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Reply #31 on: March 03, 2007, 04:42:06 PM
My theory is that MFA students sometimes get caught trying to write only for other MFA students, and I think this is a bad trap. I guess that gets further to the audience question.

That reminds me of something I heard a jazz musician say once.  To paraphrase, he said that if you are doing a show and everyone in the audience looks just like you do, then your music is dead and you need to move on to something else.

Life is a multiple choice test. Unfortunately, the answers are not provided.  You have to go and find them before picking the best one.


Rachel Swirsky

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Reply #32 on: March 03, 2007, 07:16:35 PM
The cartoon is completely funny.

However, I think I let some snark get in when I said my work is characterized as too accessible. No one really calls anything too accessible.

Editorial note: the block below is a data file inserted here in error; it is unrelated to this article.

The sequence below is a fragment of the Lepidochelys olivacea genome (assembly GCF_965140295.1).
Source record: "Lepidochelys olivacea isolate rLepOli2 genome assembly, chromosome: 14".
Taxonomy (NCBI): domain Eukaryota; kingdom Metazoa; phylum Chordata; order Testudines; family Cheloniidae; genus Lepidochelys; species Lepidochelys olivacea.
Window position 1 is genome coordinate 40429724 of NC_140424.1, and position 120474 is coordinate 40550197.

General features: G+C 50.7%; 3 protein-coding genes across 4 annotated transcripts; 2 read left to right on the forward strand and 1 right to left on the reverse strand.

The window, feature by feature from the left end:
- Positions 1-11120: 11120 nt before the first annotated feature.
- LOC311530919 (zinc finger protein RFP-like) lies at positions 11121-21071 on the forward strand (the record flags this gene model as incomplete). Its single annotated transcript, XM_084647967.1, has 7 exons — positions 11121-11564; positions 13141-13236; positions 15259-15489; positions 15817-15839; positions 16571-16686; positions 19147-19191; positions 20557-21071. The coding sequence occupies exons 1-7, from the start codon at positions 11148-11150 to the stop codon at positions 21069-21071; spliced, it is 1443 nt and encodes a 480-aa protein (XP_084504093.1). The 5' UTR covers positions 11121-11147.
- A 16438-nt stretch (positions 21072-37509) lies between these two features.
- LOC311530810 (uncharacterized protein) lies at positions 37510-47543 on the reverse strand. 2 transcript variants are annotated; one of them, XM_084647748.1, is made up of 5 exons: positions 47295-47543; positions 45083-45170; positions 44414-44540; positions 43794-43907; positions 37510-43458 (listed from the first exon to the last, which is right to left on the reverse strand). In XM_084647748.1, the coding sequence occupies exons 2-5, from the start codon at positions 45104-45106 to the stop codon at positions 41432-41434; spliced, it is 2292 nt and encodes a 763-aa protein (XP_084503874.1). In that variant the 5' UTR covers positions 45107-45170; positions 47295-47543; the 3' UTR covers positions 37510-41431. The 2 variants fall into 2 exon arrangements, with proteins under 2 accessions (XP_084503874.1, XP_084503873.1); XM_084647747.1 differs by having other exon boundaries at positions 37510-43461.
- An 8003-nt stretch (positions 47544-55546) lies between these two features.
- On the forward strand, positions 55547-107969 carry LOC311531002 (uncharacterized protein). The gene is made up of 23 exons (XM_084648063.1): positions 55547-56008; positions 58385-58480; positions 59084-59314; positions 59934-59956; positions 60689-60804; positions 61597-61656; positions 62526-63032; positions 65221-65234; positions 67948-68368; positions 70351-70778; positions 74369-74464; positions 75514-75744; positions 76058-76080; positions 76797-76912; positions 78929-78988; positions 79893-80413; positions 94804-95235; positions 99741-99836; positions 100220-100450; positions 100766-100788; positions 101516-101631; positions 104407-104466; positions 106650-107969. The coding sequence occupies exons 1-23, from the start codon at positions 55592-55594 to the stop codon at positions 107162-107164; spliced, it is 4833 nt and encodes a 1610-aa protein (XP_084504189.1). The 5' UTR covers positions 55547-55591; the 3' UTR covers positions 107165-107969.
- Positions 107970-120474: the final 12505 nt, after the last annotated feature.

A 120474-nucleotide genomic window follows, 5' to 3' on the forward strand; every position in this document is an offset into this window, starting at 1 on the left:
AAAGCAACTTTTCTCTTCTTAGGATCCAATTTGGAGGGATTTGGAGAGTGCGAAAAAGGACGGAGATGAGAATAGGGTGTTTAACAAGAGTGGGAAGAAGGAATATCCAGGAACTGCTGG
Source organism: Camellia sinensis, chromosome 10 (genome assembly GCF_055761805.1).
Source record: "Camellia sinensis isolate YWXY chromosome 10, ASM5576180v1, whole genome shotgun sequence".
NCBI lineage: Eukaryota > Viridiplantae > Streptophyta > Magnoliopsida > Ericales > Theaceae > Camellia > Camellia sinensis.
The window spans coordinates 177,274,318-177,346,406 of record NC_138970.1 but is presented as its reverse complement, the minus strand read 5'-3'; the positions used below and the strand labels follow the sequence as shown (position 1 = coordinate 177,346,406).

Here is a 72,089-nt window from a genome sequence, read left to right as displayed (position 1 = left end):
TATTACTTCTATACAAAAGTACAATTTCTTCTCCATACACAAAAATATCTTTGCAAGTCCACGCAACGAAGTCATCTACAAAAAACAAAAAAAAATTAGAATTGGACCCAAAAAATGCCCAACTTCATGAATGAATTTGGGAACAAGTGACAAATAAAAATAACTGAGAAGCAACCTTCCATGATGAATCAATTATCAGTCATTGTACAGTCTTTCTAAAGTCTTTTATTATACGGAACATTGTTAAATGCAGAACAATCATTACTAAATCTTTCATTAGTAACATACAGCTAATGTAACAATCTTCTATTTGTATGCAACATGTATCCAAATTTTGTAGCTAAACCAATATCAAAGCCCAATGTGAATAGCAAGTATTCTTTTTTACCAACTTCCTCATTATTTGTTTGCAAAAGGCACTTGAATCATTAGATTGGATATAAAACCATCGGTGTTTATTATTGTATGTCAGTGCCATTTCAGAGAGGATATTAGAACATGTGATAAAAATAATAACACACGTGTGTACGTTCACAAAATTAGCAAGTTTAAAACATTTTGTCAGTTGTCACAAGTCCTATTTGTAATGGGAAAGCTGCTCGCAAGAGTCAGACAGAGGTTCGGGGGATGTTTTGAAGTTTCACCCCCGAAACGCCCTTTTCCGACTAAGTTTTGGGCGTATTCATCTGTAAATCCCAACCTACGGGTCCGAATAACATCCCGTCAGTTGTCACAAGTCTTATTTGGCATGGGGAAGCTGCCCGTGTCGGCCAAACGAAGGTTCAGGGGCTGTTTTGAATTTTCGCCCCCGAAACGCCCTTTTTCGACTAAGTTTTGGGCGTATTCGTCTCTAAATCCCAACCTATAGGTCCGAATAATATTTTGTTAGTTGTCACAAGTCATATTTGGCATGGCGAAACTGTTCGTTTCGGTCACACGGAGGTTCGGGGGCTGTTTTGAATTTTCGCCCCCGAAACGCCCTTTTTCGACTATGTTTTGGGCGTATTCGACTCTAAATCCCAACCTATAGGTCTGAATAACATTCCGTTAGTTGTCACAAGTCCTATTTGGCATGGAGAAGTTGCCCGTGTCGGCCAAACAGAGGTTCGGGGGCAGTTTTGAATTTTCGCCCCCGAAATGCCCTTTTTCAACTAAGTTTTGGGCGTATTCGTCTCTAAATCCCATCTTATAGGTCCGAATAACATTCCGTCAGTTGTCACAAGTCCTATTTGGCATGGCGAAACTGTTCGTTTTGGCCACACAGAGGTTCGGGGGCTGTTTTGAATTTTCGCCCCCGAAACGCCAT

They call it too obvious. Which is to say, most MFA students have read enough and are so familiar with the mechanics of stories -- and are sufficiently afraid of obviousness and melodrama (as they should be) -- that one has to be very, very subtle to please them. This leads to a lot of stories where the whole thing turns on an unidentified element that you have to read very closely to pick up. It leads to other things too, some of them clear, many exceedingly beautiful.

My issue is just that in the MFA classroom, sometimes the audience disappears, because we're writing "art." But what I or another MFA student, who read stories all day, find obvious in the context of picking up another one, may not be obvious to the sort of person who reads short stories for fun, a subgroup that includes MFA students who've left the school. I try to bear the concept of the audience in mind; I find that it's less important to most of them. But this is simply a reflection of different aims, not any lack on their part.

And, of course, we try to avoid obvious in SF, too; the benchmarks are just different, I think.



Mfitz